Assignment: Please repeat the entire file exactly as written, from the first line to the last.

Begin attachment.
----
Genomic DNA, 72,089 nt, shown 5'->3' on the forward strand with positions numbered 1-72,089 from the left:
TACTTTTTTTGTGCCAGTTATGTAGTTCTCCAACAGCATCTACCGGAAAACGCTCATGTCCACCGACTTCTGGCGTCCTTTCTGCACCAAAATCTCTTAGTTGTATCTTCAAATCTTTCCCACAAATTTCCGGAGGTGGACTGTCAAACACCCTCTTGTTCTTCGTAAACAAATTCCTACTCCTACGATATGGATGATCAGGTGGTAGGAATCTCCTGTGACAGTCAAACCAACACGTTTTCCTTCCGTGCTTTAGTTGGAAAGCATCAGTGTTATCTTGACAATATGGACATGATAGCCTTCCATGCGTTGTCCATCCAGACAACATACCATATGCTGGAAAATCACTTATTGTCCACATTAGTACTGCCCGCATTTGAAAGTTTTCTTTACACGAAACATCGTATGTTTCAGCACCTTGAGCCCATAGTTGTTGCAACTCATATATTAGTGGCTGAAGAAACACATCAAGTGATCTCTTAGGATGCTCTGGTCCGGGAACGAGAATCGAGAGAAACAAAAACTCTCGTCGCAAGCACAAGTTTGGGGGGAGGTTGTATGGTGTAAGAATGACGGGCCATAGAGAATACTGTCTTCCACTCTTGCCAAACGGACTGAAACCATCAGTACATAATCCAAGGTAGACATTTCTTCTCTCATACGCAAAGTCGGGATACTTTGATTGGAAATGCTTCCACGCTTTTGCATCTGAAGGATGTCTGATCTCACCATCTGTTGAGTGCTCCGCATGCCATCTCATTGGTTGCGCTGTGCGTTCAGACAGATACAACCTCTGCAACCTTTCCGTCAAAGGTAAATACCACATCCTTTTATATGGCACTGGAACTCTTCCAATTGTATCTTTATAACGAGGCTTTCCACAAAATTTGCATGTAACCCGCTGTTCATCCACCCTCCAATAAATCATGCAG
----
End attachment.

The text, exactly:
Genomic DNA, 72,089 nt, shown 5'->3' on the forward strand with positions numbered 1-72,089 from the left:
TACTTTTTTTGTGCCAGTTATGTAGTTCTCCAACAGCATCTACCGGAAAACGCTCATGTCCACCGACTTCTGGCGTCCTTTCTGCACCAAAATCTCTTAGTTGTATCTTCAAATCTTTCCCACAAATTTCCGGAGGTGGACTGTCAAACACCCTCTTGTTCTTCGTAAACAAATTCCTACTCCTACGATATGGATGATCAGGTGGTAGGAATCTCCTGTGACAGTCAAACCAACACGTTTTCCTTCCGTGCTTTAGTTGGAAAGCATCAGTGTTATCTTGACAATATGGACATGATAGCCTTCCATGCGTTGTCCATCCAGACAACATACCATATGCTGGAAAATCACTTATTGTCCACATTAGTACTGCCCGCATTTGAAAGTTTTCTTTACACGAAACATCGTATGTTTCAGCACCTTGAGCCCATAGTTGTTGCAACTCATATATTAGTGGCTGAAGAAACACATCAAGTGATCTCTTAGGATGCTCTGGTCCGGGAACGAGAATCGAGAGAAACAAAAACTCTCGTCGCAAGCACAAGTTTGGGGGGAGGTTGTATGGTGTAAGAATGACGGGCCATAGAGAATACTGTCTTCCACTCTTGCCAAACGGACTGAAACCATCAGTACATAATCCAAGGTAGACATTTCTTCTCTCATACGCAAAGTCGGGATACTTTGATTGGAAATGCTTCCACGCTTTTGCATCTGAAGGATGTCTGATCTCACCATCTGTTGAGTGCTCCGCATGCCATCTCATTGGTTGCGCTGTGCGTTCAGACAGATACAACCTCTGCAACCTTTCCGTCAAAGGTAAATACCACATCCTTTTATATGGCACTGGAACTCTTCCAATTGTATCTTTATAACGAGGCTTTCCACAAAATTTGCATGTAACCCGCTGTTCATCCACCCTCCAATAAATCATGCAG